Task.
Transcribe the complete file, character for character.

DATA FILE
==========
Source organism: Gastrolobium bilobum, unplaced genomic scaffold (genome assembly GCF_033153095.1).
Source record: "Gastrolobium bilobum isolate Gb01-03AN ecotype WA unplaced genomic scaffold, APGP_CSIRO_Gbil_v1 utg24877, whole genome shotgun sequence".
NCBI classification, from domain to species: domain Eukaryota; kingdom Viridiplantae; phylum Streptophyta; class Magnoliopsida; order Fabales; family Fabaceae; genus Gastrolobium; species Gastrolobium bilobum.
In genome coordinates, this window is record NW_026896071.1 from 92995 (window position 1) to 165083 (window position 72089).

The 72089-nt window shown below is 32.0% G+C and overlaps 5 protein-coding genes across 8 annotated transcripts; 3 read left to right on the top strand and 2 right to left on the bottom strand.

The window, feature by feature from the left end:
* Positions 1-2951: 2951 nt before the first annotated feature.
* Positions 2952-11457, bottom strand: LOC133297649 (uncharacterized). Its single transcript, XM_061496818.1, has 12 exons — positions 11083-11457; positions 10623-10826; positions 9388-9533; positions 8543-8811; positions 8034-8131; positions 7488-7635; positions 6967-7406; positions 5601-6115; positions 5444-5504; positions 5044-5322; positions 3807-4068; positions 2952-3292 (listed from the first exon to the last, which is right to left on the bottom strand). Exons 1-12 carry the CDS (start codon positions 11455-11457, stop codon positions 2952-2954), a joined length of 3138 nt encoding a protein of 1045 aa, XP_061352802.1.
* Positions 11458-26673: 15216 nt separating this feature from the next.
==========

Source organism: Gastrolobium bilobum, unplaced genomic scaffold (genome assembly GCF_033153095.1).
Source record: "Gastrolobium bilobum isolate Gb01-03AN ecotype WA unplaced genomic scaffold, APGP_CSIRO_Gbil_v1 utg24877, whole genome shotgun sequence".
NCBI classification, from domain to species: domain Eukaryota; kingdom Viridiplantae; phylum Streptophyta; class Magnoliopsida; order Fabales; family Fabaceae; genus Gastrolobium; species Gastrolobium bilobum.
In genome coordinates, this window is record NW_026896071.1 from 92995 (window position 1) to 165083 (window position 72089).

The 72089-nt window shown below is 32.0% G+C and overlaps 5 protein-coding genes across 8 annotated transcripts; 3 read left to right on the top strand and 2 right to left on the bottom strand.

The window, feature by feature from the left end:
* Positions 1-2951: 2951 nt before the first annotated feature.
* Positions 2952-11457, bottom strand: LOC133297649 (uncharacterized). Its single transcript, XM_061496818.1, has 12 exons — positions 11083-11457; positions 10623-10826; positions 9388-9533; positions 8543-8811; positions 8034-8131; positions 7488-7635; positions 6967-7406; positions 5601-6115; positions 5444-5504; positions 5044-5322; positions 3807-4068; positions 2952-3292 (listed from the first exon to the last, which is right to left on the bottom strand). Exons 1-12 carry the CDS (start codon positions 11455-11457, stop codon positions 2952-2954), a joined length of 3138 nt encoding a protein of 1045 aa, XP_061352802.1.
* Positions 11458-26673: 15216 nt separating this feature from the next.